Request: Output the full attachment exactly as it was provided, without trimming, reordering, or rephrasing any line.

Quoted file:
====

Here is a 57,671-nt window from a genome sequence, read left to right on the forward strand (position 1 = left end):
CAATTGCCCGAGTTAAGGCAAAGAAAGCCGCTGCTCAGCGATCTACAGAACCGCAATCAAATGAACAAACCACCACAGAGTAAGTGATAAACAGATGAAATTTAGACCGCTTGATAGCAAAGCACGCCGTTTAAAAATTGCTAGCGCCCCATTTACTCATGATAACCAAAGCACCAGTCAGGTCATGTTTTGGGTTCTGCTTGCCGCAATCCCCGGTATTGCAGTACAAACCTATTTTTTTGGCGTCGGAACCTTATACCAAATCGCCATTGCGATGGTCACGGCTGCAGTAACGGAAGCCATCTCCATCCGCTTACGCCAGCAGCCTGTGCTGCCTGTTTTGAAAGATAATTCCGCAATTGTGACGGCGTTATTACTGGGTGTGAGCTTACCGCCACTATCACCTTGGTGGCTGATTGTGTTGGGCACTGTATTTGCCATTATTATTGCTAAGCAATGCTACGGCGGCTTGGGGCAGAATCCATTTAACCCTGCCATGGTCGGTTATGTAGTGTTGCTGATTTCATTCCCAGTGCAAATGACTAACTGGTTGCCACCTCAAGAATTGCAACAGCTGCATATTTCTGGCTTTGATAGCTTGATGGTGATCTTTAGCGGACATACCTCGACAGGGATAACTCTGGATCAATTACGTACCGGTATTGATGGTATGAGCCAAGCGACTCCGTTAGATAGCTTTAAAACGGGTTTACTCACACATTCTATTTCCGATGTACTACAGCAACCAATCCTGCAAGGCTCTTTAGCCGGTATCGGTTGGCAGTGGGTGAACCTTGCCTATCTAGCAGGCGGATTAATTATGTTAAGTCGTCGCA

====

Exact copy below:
Here is a 57,671-nt window from a genome sequence, read left to right on the forward strand (position 1 = left end):
CAATTGCCCGAGTTAAGGCAAAGAAAGCCGCTGCTCAGCGATCTACAGAACCGCAATCAAATGAACAAACCACCACAGAGTAAGTGATAAACAGATGAAATTTAGACCGCTTGATAGCAAAGCACGCCGTTTAAAAATTGCTAGCGCCCCATTTACTCATGATAACCAAAGCACCAGTCAGGTCATGTTTTGGGTTCTGCTTGCCGCAATCCCCGGTATTGCAGTACAAACCTATTTTTTTGGCGTCGGAACCTTATACCAAATCGCCATTGCGATGGTCACGGCTGCAGTAACGGAAGCCATCTCCATCCGCTTACGCCAGCAGCCTGTGCTGCCTGTTTTGAAAGATAATTCCGCAATTGTGACGGCGTTATTACTGGGTGTGAGCTTACCGCCACTATCACCTTGGTGGCTGATTGTGTTGGGCACTGTATTTGCCATTATTATTGCTAAGCAATGCTACGGCGGCTTGGGGCAGAATCCATTTAACCCTGCCATGGTCGGTTATGTAGTGTTGCTGATTTCATTCCCAGTGCAAATGACTAACTGGTTGCCACCTCAAGAATTGCAACAGCTGCATATTTCTGGCTTTGATAGCTTGATGGTGATCTTTAGCGGACATACCTCGACAGGGATAACTCTGGATCAATTACGTACCGGTATTGATGGTATGAGCCAAGCGACTCCGTTAGATAGCTTTAAAACGGGTTTACTCACACATTCTATTTCCGATGTACTACAGCAACCAATCCTGCAAGGCTCTTTAGCCGGTATCGGTTGGCAGTGGGTGAACCTTGCCTATCTAGCAGGCGGATTAATTATGTTAAGTCGTCGCA